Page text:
The simmering conflict between the brothers erupts into a boil when George marries Rose (Kirsten Dunst), destroying the all-male fantasy world Phil has built for himself. He torments her with coldness and menace, belittling her attempts at refinement and driving her to hide booze around the house. But he finds the real proxy for his war against feminine domesticity in her son, Peter (Kodi Smit-McPhee), a medical student who spends the summer on the Burbank ranch.

Peter also becomes a proxy for Campion’s long obsession with masculine power. He steps into the role usually reserved for women in her films, expanding her vision of how masculinity is threatened by and threatens anything it perceives as weak, delicate, or feminine. Like her heroines in other films, Peter is good with his hands, crafting intricate paper flowers to decorate his mother’s tables. He is openly gay-baited by Phil and his ranch hands, but Phil quickly realizes that he can torment Rose far more effectively by taking Peter under his wing, separating him from her influence. Rose, of course, is aware of how men like Phil tend to treat men like Peter, and her drinking only increases each time the two men ride out into the plains. She can feel, as can we, that whether Peter successfully adopts the masculine bravado Phil requires or suffers his wrath for refusing, it won’t end well.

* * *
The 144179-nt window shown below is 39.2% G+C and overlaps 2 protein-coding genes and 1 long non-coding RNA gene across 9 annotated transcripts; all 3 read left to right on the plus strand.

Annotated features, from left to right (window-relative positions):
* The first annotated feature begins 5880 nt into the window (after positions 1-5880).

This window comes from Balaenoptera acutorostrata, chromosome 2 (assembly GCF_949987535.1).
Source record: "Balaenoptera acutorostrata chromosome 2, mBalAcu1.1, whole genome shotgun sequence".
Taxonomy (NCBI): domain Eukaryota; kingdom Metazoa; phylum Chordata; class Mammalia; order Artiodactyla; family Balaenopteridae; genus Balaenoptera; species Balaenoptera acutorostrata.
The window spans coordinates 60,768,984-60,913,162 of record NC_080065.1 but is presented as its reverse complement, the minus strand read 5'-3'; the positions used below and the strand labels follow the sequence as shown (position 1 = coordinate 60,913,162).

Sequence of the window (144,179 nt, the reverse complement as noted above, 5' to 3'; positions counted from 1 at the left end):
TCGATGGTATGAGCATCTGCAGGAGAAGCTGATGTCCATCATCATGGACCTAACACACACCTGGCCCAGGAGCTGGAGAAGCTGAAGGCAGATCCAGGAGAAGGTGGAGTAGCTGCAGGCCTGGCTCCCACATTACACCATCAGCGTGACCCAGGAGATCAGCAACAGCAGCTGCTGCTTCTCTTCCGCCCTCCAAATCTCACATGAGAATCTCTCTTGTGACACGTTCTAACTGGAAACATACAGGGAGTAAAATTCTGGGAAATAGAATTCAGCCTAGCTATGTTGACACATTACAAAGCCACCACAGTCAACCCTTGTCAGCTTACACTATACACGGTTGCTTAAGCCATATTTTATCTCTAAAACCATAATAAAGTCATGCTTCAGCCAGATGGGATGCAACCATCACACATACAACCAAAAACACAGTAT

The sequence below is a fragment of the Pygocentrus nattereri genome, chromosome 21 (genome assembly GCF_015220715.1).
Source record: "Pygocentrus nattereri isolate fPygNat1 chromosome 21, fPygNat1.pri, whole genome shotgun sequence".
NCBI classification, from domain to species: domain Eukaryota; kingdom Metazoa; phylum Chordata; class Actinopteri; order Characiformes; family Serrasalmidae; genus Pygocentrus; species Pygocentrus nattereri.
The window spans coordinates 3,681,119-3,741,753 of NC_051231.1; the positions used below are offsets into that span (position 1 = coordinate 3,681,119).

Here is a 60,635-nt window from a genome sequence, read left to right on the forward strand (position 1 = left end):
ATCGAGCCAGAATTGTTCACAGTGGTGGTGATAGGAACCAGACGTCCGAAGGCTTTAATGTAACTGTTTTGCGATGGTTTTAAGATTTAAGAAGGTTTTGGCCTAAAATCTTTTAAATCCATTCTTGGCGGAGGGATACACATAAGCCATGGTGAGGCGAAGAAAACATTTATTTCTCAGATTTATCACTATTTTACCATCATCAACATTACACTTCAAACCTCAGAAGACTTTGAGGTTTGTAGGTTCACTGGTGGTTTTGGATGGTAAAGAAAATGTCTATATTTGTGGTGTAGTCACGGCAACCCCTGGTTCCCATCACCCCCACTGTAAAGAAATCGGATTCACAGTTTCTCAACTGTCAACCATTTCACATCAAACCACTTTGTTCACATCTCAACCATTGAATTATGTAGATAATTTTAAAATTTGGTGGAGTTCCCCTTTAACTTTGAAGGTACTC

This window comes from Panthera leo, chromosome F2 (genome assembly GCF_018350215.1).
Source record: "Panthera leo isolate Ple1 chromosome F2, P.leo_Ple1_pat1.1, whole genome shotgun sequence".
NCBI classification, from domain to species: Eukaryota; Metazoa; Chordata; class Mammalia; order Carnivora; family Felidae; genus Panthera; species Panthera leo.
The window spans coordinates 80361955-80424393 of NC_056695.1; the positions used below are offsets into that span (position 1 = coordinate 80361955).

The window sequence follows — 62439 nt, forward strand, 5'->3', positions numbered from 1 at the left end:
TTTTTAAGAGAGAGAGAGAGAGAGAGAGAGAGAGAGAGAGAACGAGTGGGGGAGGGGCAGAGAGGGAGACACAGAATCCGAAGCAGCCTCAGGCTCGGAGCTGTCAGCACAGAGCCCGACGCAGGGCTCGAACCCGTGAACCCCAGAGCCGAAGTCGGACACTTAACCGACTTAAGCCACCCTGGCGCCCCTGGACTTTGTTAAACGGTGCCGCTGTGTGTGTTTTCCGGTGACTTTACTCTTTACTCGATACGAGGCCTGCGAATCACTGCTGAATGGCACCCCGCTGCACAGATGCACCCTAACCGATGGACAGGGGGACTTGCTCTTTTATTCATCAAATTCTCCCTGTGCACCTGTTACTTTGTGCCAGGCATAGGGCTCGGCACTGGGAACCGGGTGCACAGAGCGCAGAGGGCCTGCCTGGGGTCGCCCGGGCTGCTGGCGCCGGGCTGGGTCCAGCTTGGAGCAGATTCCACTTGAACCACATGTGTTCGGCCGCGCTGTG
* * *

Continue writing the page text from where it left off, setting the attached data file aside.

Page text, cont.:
Phil is plenty menacing on his own; set within a larger Campion canon it seems all but inevitable that blood will be shed. But masculine violence—no matter how real and pervasive—almost never has the last word in a Campion movie. In this case, the ending is so surprising and electrifying you will want to go back and rewatch the entire movie immediately.

And when you do, pay attention to the opening scene again. The camera moves slowly inside a darkly lit house, panning across three wide windows that open to flat dusty plains running up to imposing mountains. It’s the classic cowboy landscape of the American West—and through each window, Phil, our classic American cowboy, strides confidently through the frame. The themes of the movie are hinted at in this shot—the conflict between home and the wild frontier. But the dark interior also looks like a theater, and the camera angle is unnaturally wide, making the open windows look like movie screens, perfectly framing the western landscape as it has been created in fictions offered to us on silver screens.

Campion has long been fascinated with historical dramas as sites to explore masculine power and feminine resistance, as though she is trying to go back in time and figure out how things got to be the way they are. But in this scene, she draws attention to another origin story—the myths of masculinity created by film itself. Phil is already a cowboy caricature, trying to live into a masculine ideal that only ever existed in the movies and the penny novels from which they drew. This makes the surprise ending even more thrilling because it subverts the genre we thought we were watching. It also suggests that Campion is ready not just to explore the damage our fantasies of masculinity enact but to start thinking about other genres that might rebuff their power.

A version of this article appeared in the print edition as “Campion Goes West.”

Kathryn Reklis

Kathryn Reklis teaches theology at Fordham University and is codirector of the Institute for Art, Religion and Social Justice.